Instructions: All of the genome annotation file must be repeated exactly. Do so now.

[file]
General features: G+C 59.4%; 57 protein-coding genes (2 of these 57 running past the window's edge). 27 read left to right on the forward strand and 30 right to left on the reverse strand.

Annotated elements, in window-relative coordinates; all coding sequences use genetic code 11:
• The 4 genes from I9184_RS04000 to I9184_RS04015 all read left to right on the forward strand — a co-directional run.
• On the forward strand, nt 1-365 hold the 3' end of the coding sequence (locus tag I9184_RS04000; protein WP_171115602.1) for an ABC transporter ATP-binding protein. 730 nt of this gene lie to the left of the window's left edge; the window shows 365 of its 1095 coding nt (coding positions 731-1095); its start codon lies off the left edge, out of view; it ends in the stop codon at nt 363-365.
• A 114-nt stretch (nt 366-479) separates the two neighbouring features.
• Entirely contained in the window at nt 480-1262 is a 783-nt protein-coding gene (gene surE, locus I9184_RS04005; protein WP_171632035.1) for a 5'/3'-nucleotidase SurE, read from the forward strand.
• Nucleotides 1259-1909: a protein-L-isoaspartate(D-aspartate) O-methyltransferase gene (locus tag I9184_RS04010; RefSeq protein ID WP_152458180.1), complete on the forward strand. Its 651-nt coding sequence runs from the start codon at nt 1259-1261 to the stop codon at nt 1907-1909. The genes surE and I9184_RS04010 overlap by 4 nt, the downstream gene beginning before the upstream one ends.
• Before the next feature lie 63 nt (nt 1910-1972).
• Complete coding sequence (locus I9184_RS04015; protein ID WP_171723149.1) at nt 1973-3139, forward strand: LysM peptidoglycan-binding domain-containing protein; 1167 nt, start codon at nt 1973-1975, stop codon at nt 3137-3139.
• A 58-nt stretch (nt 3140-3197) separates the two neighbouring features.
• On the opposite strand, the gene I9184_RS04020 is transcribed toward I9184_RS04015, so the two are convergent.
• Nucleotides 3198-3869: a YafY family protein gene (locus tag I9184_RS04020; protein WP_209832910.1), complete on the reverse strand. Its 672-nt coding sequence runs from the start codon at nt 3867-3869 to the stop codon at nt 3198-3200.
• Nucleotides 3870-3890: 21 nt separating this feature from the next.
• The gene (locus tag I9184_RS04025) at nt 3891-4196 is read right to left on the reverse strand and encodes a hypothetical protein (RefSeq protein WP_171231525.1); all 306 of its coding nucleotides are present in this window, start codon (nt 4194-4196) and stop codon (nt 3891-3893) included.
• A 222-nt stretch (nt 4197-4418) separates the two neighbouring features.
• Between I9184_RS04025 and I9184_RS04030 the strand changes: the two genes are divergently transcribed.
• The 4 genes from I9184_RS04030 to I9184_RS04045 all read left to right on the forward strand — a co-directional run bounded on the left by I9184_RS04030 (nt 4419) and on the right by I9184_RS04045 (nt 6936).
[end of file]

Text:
General features: G+C 59.4%; 57 protein-coding genes (2 of these 57 running past the window's edge). 27 read left to right on the forward strand and 30 right to left on the reverse strand.

Annotated elements, in window-relative coordinates; all coding sequences use genetic code 11:
• The 4 genes from I9184_RS04000 to I9184_RS04015 all read left to right on the forward strand — a co-directional run.
• On the forward strand, nt 1-365 hold the 3' end of the coding sequence (locus tag I9184_RS04000; protein WP_171115602.1) for an ABC transporter ATP-binding protein. 730 nt of this gene lie to the left of the window's left edge; the window shows 365 of its 1095 coding nt (coding positions 731-1095); its start codon lies off the left edge, out of view; it ends in the stop codon at nt 363-365.
• A 114-nt stretch (nt 366-479) separates the two neighbouring features.
• Entirely contained in the window at nt 480-1262 is a 783-nt protein-coding gene (gene surE, locus I9184_RS04005; protein WP_171632035.1) for a 5'/3'-nucleotidase SurE, read from the forward strand.
• Nucleotides 1259-1909: a protein-L-isoaspartate(D-aspartate) O-methyltransferase gene (locus tag I9184_RS04010; RefSeq protein ID WP_152458180.1), complete on the forward strand. Its 651-nt coding sequence runs from the start codon at nt 1259-1261 to the stop codon at nt 1907-1909. The genes surE and I9184_RS04010 overlap by 4 nt, the downstream gene beginning before the upstream one ends.
• Before the next feature lie 63 nt (nt 1910-1972).
• Complete coding sequence (locus I9184_RS04015; protein ID WP_171723149.1) at nt 1973-3139, forward strand: LysM peptidoglycan-binding domain-containing protein; 1167 nt, start codon at nt 1973-1975, stop codon at nt 3137-3139.
• A 58-nt stretch (nt 3140-3197) separates the two neighbouring features.
• On the opposite strand, the gene I9184_RS04020 is transcribed toward I9184_RS04015, so the two are convergent.
• Nucleotides 3198-3869: a YafY family protein gene (locus tag I9184_RS04020; protein WP_209832910.1), complete on the reverse strand. Its 672-nt coding sequence runs from the start codon at nt 3867-3869 to the stop codon at nt 3198-3200.
• Nucleotides 3870-3890: 21 nt separating this feature from the next.
• The gene (locus tag I9184_RS04025) at nt 3891-4196 is read right to left on the reverse strand and encodes a hypothetical protein (RefSeq protein WP_171231525.1); all 306 of its coding nucleotides are present in this window, start codon (nt 4194-4196) and stop codon (nt 3891-3893) included.
• A 222-nt stretch (nt 4197-4418) separates the two neighbouring features.
• Between I9184_RS04025 and I9184_RS04030 the strand changes: the two genes are divergently transcribed.
• The 4 genes from I9184_RS04030 to I9184_RS04045 all read left to right on the forward strand — a co-directional run bounded on the left by I9184_RS04030 (nt 4419) and on the right by I9184_RS04045 (nt 6936).